I hadn’t realized the “standards compliant” road design caused the death of so many street lights, but the dead bollard population is definitely under-represented. In round numbers, every traffic circle (“intersection”) always has at least one smashed bollard in addition to the vestigial stumps of those removed rather than being replaced.
The upright bollard is a relic of the earliest installations, back before they realized a bollard with an eye-level light glaring into drivers’ eyes weren’t an effective design, particularly along a road lined with dead-black / non-reflective posts.
Spotted in the Town of Poughkeepsie Highway Department compound.
Having just replaced Rev 1 of the amber running light with Rev 3 (about which, more later) on Mary’s Tour Easy, both the front and rear lights began blinking erratically. Given that they have completely independent circuitry, this strongly suggests a power problem.
Herewith, the headlight circuit voltage:
The voltage should be a constant 6 or 6.3 V, depending on which description you most recently read. That is the case with only one light attached, so the problem occurs only when running both lights.
The four pulses come from the amber LED’s Morse code “b” (dah-dit-dit-dit) with a 85 ms dits; the first dah pulse should be three times longer than the dits and definitely isn’t. The rear light’s red LED stays on continuously, except for two dark dits, so it draws a constant current and does not produce any changes in this trace.
Both lights have 2.0 Ω sense resistors setting the LED current to 400 mA, which corresponds to 250 mA each from the Bafang controller’s 6.3 V headlight circuit. The headlight circuit’s total of 500 mA should work fine, although the “spec” seems to be basically whatever the OEM headlight requires.
The Rev 1 amber light ran the LED at 360 mA with a supply current around 450 mA. That light and the rear light on the back ran fine, so the supply seems to have a hard maximum current limit at (a bit less than?) 500 mA.
The least-awful solution seems to be backing off both LED currents to 360 mA to keep the total supply current well under 500 mA.
A test setup on the bench allows a bit more room for probes:
Some heatsink tape holds the LED to the far side of that oversize heatsink.
The input signal (top trace) arrives from a function generator set to blip the MP1584 regulator’s Enable input at 4 Hz with a 7 ms pulse:
The purple trace is the voltage across the 2 Ω sense resistor. The MP1584 datasheet says the regulator soft-starts for (typically) 1.5 ms, during which the output ramps upward at 600 mV/ms to 800 mV , whereupon the actual regulation commences. The amber LED forward drop adds 2.5 V to the sense voltage, so the regulator produces 3.3 V from the 6.3 V bench supply input.
The cyan trace is the output current through the LED and sense resistor, also ramping up to 800 mV/2 Ω = 400 mA to drive the LED at 1 W.
The furry section shows when the regulator is actively regulating, with the output voltage rising and falling over a small range to maintain the average current (via the sense voltage). Successive Enable pulses may have longer, shorter, or completely missing fur, with no predictable pattern. Increasing the duty cycle doesn’t affect the results, with the fur sometimes extending for the entire pulse and sometimes being completely missing.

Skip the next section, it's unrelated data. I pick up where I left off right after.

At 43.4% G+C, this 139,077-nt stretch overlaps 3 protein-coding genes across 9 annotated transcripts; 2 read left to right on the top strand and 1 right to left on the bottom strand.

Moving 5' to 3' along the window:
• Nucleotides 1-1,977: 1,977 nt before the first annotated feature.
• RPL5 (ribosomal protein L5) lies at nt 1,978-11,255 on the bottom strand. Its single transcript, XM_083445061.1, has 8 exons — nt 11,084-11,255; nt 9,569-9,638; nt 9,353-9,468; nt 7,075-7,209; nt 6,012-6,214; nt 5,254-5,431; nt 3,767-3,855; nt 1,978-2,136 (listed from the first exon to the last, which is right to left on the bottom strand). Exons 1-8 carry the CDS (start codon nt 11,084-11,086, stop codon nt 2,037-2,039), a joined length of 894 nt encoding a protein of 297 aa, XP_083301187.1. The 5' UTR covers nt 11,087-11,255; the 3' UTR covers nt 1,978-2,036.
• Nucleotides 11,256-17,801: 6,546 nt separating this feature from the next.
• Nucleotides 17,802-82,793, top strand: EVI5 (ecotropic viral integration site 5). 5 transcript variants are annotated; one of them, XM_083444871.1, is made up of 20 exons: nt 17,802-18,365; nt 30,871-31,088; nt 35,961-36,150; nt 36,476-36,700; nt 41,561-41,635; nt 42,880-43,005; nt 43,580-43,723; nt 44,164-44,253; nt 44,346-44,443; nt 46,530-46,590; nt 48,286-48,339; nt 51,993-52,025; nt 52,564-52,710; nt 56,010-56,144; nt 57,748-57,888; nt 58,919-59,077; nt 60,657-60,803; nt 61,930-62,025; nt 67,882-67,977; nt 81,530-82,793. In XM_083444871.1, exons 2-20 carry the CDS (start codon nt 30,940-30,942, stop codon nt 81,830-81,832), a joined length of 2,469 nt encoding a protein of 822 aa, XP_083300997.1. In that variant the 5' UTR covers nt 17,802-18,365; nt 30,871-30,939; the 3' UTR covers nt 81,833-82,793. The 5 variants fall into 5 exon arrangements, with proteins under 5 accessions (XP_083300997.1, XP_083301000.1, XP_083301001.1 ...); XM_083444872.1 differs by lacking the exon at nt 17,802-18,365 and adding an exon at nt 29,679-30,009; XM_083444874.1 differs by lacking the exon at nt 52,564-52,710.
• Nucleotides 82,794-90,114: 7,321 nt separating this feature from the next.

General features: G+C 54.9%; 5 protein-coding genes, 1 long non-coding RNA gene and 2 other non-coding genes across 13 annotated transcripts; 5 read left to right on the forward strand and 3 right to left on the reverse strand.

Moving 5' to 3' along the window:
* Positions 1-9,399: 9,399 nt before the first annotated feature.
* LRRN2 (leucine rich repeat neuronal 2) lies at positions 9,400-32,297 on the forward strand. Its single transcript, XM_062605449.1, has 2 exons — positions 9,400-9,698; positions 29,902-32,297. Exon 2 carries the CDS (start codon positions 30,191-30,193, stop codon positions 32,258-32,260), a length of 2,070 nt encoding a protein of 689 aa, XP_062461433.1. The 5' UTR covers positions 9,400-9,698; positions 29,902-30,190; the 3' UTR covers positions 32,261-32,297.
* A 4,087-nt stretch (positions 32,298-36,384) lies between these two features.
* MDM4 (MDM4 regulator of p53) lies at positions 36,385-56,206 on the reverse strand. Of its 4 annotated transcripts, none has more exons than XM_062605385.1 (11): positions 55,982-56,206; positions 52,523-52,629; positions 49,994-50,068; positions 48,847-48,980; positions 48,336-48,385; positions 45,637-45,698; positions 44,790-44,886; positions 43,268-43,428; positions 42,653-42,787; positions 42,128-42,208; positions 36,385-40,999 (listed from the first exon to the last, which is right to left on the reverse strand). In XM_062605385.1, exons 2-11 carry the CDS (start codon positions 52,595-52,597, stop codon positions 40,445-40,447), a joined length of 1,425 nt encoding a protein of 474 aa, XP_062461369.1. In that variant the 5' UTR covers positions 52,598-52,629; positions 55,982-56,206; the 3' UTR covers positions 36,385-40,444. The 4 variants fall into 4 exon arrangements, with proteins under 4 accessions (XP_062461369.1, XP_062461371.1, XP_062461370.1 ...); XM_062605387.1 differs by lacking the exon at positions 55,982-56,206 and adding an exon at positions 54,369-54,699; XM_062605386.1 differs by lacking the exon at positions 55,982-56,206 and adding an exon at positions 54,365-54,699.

I think the regulator can settle in one of two metastable states. The best case has a constant voltage producing a constant LED current, with the sense voltage remaining within whatever deadband keeps the error amplifier happy. When something knocks the sense voltage out of the deadband, the error amp starts the usual regulation cycle, which will stop when the minimum or maximum voltage of a cycle remains within the deadband:
The ripple shows the regulator running at three cycles per 20 µs division = 150 kHz, far lower then the MP1584 datasheet’s maximum 1.5 MHz and the typical 500 kHz in the test circuits. Perhaps a low frequency lets the designers use a cheap PCB and not worry about pesky EMI issues.
In any event, during this pulse the ripple amplitude gradually decreased as the output voltage settled at the point where the error voltage variation stayed within the deadband. The typical amp gain is only 200 V/V, so it’s definitely less fussy than something build around an op amp.
For whatever it’s worth, a 7 ms flash from a 1 W amber LED at 4 Hz is way attention-getting in a dim Basement Laboratory. You wouldn’t need an Arduino to produce that signal, even though I like the Morse capability.
The four traces on the right show the BatMax NP-BX1 lithium batteries (cells, really) originally stored about 3 W·h when they arrived in March 2020. The four solid traces to their left show the capacity dropped to a little over 2 W·h after two riding seasons. Batteries B and C started out above average and are now below, for whatever that means.
The red dotted trace shows the effect of not using the NP-BX1 test holder for that length of time; those homebrew contact pins apparently needed some exercise.
Having replaced the Planet Bike Superflash on Mary’s Tour Easy with a 1 W red LED, testing the eight Panasonic Eneloop AAA cells that have been powering it (and the one on my bike) for the last four years seemed useful:
The sheaf of curves over on the right came from the first full charge, with the untidy collection below them show the current state after a full charge. This is at an unreasonably high 500 mA discharge.
The overall capacity has dropped by 10%, which isn’t all that bad, but the 10% voltage reduction toward the end of the curves is a Bad Thing for an LED flasher intended to run from 1.5 V alkaline cells. In practice, I recharge the batteries once a week while they are still going strong, but the difference between alkalines and NiMH cells is obvious even at full charge.